The Task Group is aware that a number of organisations are making use of volunteers to assist social workers in dealing with cases of child abuse, neglect and family care. The Task Group is of the opinion that the use of volunteers could assist significantly in getting communities involved in fighting abuse and raising awareness of abuse in communities, and that it is important for professionals in the social services sector to recognise and acknowledge the value of volunteers who do not necessarily have tertiary education. However, it finds that the volunteer programmes must be managed in such a manner that continued training is available to volunteers who work in this very difficult and sensitive area, and that they must have access to ongoing support to assist them to deal with the emotional effects of working in the area of child abuse.

              It also notes that there is still a large disparity between the provision of services in urban areas and those in rural areas.

            7. Recommendations

        The Task Group recommends in relation to the legislative and policy framework

        • that the Department of Social Development ensure that process of writing a comprehensive new children’s statute is completed as soon as possible, and that particular attention be given to provisions that deal explicitly with sexual abuse.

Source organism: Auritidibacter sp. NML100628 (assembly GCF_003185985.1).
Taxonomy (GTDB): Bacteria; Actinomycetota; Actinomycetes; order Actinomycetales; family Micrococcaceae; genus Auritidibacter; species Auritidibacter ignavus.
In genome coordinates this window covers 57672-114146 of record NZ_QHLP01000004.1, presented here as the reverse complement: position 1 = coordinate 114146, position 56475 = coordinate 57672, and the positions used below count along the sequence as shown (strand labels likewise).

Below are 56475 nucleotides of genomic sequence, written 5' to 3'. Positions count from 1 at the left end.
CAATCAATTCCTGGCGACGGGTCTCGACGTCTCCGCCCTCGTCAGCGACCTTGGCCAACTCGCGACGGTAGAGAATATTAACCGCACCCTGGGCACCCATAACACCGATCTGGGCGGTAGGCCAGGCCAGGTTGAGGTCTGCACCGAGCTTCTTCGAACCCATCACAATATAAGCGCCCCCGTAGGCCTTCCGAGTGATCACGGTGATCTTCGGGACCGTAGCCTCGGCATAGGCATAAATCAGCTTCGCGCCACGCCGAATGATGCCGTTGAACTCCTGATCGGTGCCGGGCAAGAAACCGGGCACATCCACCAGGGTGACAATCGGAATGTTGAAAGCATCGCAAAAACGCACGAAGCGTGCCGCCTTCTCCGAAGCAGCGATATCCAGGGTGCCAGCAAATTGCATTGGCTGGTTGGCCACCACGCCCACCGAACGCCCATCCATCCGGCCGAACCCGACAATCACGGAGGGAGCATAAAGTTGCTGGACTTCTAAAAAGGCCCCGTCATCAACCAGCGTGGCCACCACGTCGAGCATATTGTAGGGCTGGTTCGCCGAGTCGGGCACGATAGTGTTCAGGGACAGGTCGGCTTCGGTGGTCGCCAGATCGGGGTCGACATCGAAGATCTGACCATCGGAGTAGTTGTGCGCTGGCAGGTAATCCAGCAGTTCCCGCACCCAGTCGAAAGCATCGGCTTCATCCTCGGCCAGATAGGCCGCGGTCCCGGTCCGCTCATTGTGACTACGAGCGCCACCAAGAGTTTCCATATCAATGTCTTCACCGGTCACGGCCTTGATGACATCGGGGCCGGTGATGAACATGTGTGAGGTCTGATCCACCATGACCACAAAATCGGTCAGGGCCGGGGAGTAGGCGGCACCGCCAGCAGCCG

• that the question of mandatory reporting of abuse be located only in the children’s statute in order to eliminate ambiguities around reporting obligations.
        • that the children’s statute expresses itself clearly concerning the right and responsibility of child protection practitioners in various disciplines to undertake routine investigations in response to allegations of abuse and neglect before a case comes to court.
        • that the legislation be explicit with regard to the provision of preventative services to families, and that Government take a clear policy position to phase in services and to ensure that funding for such services is secured.
        • that the Department of Social Development, when they investigate the financial implications of the SALC Project Committee 110 proposals with regard to the provision of services at the local government level, give serious attention to the most effective system of funding services at this level.
        • that the Department of Social Development finalise the Draft National Policy Framework for Families and translate it into clear programmes of action with concurrent timeframes for the implementation of these programmes. It further recommends that these programmes be adequately funded, and that the critical need for preventative programmes be brought to the attention of National Treasury to ensure that budgetary allocations to the Department allow for the implementation of policy objectives.
        • that the Presidency brief the relevant Parliamentary Committees on the implementation status of the National Plan of Action for Children, with specific reference to the prevention of sexual abuse of children.
        • that the Department of Social Development brief the relevant Parliamentary Committees on the status of the Draft Strategy on Child Abuse and Neglect with a view to the finalisation and implementation thereof as soon as possible.